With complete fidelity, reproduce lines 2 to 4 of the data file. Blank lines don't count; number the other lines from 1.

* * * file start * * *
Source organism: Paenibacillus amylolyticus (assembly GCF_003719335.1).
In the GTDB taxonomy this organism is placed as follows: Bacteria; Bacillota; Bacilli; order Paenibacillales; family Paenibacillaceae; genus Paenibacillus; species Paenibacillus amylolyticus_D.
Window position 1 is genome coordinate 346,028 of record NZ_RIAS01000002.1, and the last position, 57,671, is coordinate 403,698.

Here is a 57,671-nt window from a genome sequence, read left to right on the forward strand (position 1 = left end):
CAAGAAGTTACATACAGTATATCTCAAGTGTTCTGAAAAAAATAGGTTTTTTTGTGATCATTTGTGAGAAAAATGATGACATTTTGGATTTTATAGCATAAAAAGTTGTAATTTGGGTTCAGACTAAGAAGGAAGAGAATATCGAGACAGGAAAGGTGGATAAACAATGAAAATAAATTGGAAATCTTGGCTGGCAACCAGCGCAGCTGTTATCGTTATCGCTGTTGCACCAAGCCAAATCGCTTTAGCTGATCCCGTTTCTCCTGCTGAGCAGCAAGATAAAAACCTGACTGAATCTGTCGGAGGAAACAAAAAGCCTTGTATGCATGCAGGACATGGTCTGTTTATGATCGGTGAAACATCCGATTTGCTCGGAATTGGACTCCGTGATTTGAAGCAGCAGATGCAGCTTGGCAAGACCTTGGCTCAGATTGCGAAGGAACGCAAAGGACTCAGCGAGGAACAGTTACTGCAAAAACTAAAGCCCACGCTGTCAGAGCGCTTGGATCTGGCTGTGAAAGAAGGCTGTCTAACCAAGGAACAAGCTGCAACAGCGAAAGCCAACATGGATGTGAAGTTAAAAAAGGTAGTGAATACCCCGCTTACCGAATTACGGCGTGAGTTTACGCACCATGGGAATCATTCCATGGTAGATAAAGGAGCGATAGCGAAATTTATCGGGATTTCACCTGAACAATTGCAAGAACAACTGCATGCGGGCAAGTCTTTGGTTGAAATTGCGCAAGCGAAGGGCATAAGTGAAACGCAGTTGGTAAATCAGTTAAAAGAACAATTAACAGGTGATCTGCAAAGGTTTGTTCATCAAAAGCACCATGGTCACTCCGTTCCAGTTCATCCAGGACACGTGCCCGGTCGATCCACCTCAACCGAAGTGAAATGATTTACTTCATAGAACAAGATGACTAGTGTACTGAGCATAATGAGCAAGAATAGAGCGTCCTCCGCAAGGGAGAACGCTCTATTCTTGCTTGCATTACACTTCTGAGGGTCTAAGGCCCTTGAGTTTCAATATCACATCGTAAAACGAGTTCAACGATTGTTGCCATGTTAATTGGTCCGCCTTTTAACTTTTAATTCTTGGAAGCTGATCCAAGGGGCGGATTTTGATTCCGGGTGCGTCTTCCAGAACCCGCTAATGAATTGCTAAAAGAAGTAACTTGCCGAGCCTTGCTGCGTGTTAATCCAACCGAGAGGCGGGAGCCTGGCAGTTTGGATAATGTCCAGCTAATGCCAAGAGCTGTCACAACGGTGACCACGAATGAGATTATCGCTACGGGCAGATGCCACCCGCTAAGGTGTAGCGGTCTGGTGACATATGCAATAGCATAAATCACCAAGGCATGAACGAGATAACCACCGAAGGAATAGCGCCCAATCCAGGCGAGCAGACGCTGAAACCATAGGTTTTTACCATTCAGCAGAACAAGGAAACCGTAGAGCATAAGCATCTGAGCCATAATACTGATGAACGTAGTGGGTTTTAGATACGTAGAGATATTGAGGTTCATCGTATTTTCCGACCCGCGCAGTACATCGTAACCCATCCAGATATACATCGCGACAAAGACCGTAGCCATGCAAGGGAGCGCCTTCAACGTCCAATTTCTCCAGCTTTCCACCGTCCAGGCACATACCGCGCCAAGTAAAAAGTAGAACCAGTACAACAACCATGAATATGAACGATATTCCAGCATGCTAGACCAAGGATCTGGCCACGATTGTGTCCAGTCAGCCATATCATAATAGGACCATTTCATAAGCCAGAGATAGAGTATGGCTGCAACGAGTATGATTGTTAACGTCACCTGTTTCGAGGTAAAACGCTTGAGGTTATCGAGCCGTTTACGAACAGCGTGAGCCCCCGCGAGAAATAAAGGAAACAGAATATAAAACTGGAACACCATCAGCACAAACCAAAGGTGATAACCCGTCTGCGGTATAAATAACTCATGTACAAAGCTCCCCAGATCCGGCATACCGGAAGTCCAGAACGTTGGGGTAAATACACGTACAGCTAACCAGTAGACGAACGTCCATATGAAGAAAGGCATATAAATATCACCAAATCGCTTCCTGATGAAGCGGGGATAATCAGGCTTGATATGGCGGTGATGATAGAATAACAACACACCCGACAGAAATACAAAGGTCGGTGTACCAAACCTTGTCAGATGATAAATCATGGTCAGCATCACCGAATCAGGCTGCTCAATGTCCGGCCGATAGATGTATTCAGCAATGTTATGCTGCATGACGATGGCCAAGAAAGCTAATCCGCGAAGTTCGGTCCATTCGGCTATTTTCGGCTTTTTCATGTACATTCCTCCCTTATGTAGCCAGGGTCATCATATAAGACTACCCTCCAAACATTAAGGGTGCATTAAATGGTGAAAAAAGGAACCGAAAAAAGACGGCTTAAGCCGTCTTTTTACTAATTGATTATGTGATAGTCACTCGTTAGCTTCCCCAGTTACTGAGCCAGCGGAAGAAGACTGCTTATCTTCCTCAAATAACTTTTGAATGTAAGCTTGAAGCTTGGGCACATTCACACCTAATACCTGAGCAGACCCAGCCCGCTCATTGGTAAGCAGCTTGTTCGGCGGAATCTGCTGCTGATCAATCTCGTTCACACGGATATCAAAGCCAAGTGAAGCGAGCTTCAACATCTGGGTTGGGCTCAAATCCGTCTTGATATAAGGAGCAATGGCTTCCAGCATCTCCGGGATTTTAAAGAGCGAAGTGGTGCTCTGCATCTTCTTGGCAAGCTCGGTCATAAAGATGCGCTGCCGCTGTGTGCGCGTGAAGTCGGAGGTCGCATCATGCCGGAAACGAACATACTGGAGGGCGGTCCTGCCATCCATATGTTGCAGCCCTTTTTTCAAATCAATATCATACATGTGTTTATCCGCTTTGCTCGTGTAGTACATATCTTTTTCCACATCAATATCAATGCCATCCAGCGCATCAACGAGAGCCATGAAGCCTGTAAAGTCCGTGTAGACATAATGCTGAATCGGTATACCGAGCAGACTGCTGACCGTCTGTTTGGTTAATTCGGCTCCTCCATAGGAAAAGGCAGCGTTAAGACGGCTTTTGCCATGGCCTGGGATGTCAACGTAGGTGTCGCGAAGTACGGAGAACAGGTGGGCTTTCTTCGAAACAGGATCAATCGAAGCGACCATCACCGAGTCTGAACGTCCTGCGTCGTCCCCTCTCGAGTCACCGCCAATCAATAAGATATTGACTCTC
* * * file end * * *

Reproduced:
In the GTDB taxonomy this organism is placed as follows: Bacteria; Bacillota; Bacilli; order Paenibacillales; family Paenibacillaceae; genus Paenibacillus; species Paenibacillus amylolyticus_D.
Window position 1 is genome coordinate 346,028 of record NZ_RIAS01000002.1, and the last position, 57,671, is coordinate 403,698.

Here is a 57,671-nt window from a genome sequence, read left to right on the forward strand (position 1 = left end):